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Prophetess Baba Vanga?s Petrich House Becomes Museum - Sophia Echo

The last will and testament of Baba Vanga has been fulfilled with the May 5 opening of her Petrich house as a museum.

The document, dating to 1984, in which the Strumica-born (now part of the Republic of Macedonia, though when she was born in 1911, it was part of Bulgaria) blind clairvoyant granted all her possessions, including property, to the state for the creation of a museum was found after she died on August 11 1996, reported.

A Bulgarian Cabinet decision from April 6 2007 ceded gratis the house at 10 Vanga street and all contained in it to Petrich municipality, enjoining it to carry out Vanga’s will. In July 2007, the municipality granted 35 000 leva to the renovation of the house and the creation of the museum.

The house itself was built in 1942; Vangeliya Pandeva Goushterova lived there from the time she married her husband Dimitar in 1942 until she moved to a remote house in the Rhodopes, at Roupite, a place known for its mineral springs. It was at her home in Roupite that Baba Vanga became most famous for her “gift” of predicting future events and seeing the unseen; since she died (from exhaustion and dehydration, the aftermath of her breast cancer) the house has been kept locked and in the exact condition in which it was when she died.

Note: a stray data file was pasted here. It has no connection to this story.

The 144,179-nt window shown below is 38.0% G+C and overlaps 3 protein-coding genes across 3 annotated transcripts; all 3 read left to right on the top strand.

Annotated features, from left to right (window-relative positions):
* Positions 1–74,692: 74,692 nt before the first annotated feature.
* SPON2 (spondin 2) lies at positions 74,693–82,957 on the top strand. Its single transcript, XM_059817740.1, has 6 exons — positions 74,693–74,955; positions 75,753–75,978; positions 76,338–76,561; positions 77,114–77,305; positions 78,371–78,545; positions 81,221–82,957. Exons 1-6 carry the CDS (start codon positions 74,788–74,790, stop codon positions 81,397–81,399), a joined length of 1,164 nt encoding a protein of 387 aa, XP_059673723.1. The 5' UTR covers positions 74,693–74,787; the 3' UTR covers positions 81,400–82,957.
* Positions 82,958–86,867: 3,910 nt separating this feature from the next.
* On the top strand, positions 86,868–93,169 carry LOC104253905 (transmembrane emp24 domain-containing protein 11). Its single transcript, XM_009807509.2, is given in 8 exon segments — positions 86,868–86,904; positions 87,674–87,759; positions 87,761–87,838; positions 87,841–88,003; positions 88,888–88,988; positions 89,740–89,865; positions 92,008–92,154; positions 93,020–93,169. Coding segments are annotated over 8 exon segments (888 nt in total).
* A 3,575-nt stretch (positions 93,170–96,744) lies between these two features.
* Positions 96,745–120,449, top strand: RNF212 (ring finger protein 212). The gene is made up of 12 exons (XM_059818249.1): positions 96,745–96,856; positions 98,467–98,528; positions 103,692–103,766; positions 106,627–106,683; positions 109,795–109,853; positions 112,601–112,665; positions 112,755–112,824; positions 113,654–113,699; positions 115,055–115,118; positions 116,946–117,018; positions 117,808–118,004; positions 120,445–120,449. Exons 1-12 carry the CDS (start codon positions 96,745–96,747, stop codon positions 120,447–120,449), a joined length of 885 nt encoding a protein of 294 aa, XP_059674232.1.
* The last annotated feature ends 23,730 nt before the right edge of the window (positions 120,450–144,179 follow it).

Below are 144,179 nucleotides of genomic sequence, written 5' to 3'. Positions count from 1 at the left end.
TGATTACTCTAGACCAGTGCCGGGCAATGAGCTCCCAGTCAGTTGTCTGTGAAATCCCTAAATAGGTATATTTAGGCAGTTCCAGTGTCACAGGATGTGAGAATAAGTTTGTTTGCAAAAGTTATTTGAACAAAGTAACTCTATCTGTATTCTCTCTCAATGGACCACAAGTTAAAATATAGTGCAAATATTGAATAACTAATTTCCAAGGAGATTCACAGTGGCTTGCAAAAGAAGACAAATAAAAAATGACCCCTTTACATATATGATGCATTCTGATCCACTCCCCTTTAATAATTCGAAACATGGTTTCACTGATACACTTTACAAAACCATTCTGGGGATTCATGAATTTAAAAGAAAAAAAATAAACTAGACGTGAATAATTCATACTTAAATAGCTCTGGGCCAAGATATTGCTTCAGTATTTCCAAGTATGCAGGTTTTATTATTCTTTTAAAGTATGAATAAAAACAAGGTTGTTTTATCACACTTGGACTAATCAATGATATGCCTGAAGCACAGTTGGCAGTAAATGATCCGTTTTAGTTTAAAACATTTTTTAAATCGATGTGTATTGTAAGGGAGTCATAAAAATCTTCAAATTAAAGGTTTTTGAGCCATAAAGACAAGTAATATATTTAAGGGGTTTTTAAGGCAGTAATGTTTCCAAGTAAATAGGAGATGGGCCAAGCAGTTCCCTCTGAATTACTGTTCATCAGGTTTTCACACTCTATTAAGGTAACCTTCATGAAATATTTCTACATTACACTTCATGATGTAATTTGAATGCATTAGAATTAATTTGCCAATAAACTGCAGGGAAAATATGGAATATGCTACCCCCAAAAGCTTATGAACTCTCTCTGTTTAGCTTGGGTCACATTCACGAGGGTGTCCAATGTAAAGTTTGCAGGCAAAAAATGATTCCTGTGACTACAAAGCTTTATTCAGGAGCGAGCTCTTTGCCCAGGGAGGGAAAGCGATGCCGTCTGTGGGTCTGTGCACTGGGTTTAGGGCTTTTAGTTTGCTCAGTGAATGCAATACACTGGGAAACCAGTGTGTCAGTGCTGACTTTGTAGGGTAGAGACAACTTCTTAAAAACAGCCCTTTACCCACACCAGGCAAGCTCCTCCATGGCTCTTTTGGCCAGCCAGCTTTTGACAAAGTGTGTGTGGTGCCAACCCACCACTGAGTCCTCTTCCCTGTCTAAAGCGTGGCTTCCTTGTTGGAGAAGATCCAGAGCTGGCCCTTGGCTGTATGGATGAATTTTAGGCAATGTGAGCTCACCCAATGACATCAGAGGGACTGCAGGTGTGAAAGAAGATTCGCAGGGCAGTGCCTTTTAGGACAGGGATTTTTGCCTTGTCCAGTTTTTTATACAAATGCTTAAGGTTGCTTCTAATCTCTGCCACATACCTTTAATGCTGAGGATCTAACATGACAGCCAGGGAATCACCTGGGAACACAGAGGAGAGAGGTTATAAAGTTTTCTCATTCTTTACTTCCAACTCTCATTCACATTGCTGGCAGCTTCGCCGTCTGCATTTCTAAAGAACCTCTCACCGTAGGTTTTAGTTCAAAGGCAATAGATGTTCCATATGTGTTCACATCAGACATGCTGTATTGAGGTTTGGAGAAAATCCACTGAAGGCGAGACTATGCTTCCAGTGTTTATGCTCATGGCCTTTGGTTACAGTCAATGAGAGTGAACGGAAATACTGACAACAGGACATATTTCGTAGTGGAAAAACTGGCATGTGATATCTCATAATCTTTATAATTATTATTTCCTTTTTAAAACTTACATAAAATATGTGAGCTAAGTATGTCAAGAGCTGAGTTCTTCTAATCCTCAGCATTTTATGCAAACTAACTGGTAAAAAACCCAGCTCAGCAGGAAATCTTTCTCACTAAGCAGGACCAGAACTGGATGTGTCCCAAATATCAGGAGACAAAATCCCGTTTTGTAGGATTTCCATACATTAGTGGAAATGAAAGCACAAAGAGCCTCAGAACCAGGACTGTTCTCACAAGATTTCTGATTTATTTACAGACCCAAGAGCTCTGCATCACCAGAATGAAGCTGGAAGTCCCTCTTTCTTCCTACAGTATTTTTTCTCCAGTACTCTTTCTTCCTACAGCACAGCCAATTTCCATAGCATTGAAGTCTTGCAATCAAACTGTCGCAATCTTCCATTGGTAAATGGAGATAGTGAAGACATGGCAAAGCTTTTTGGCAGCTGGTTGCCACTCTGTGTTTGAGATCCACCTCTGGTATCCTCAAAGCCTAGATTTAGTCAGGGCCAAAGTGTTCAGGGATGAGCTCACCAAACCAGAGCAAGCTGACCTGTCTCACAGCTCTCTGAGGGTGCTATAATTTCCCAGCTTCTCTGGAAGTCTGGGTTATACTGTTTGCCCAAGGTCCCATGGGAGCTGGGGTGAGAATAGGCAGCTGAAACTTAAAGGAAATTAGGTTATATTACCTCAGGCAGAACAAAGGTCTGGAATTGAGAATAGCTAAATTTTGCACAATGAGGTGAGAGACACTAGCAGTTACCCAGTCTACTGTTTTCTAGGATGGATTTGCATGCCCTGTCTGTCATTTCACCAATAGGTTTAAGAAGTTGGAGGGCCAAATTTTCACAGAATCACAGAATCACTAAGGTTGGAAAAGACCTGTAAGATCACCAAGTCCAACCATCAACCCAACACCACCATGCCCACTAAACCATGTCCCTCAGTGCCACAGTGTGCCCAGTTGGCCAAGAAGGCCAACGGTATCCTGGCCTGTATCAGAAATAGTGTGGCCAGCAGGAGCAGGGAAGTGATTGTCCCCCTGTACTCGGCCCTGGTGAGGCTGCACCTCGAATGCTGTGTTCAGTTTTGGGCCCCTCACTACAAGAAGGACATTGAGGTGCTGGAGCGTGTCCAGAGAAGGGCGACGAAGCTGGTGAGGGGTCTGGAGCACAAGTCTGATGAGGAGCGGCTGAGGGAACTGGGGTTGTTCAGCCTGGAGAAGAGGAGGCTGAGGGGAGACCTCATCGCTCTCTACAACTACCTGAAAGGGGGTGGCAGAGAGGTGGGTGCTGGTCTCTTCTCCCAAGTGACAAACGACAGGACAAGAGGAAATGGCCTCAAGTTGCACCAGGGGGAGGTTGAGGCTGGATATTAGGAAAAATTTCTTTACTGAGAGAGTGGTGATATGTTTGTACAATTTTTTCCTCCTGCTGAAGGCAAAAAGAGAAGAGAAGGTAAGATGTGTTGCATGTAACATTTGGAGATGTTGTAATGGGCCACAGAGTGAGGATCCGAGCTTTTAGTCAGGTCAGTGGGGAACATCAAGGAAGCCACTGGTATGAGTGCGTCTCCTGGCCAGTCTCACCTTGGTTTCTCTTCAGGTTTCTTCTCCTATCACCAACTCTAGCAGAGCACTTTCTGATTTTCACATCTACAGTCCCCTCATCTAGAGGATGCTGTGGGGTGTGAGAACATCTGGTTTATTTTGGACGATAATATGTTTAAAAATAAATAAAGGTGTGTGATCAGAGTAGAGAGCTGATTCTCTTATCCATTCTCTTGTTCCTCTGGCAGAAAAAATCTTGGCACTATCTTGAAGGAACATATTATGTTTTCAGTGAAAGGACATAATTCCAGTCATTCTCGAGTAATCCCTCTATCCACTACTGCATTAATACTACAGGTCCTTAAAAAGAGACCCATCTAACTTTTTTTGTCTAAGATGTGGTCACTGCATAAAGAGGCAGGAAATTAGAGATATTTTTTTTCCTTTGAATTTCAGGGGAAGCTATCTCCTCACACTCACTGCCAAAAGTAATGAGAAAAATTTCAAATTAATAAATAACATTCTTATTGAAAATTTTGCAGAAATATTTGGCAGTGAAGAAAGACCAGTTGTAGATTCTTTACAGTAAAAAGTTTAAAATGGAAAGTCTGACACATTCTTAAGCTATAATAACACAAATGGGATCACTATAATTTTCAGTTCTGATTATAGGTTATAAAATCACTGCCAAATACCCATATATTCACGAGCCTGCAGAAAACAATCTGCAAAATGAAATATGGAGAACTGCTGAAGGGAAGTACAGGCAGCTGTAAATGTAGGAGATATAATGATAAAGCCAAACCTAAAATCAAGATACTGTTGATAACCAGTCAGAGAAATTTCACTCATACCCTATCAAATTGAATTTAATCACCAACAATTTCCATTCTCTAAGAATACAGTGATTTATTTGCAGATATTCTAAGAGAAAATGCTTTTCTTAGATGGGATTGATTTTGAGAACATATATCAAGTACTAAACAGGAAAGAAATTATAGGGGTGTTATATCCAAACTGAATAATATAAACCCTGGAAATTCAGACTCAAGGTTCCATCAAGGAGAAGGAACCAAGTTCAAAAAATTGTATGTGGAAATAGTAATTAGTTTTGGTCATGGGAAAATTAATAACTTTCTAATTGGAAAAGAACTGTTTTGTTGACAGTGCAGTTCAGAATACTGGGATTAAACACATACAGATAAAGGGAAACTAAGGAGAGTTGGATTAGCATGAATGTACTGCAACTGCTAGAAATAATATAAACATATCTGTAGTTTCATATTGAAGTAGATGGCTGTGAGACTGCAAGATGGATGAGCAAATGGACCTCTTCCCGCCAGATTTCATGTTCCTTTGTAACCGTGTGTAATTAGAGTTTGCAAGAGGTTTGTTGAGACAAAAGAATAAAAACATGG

The Petrich house-museum possesses about 3000 items that belonged to her; about 1000 objects are on display, including jewellery, photos, clothing, documents, and gifts from people she helped. It is expected that the other exhibits will be shown on a rotating basis.

Vanga lost her eyesight as a child during a wind storm; she said that it was at that point that she received her gift. Many people travelled to consult Vanga and hear her prophecies. Some compare her skills to those of Nostradamus.

She was considered close to communist leader Todor Zhivkov.

According to some interpretations, Vanga predicted the return of Simeon Saxe-Cobourg to Bulgaria, but not as king, the incident involving the Russian submarine Kursk, the break-up of the Federal Republic of Yugoslavia and the 9/11 terrorist attacks on the United States.

In Vanga’s own words to former MP Ventsislav Madarski, she said that the return of the king was not the solution for Bulgaria: “Why should Simeon come? So that we can tell him, too, ‘Step down’? No? Stop fighting, you’re fighting before the country! All of you are sick for power. And then next? This nation does not deserve this.”

Her predictions about a re-unification of Bulgaria and Macedonia were cryptic.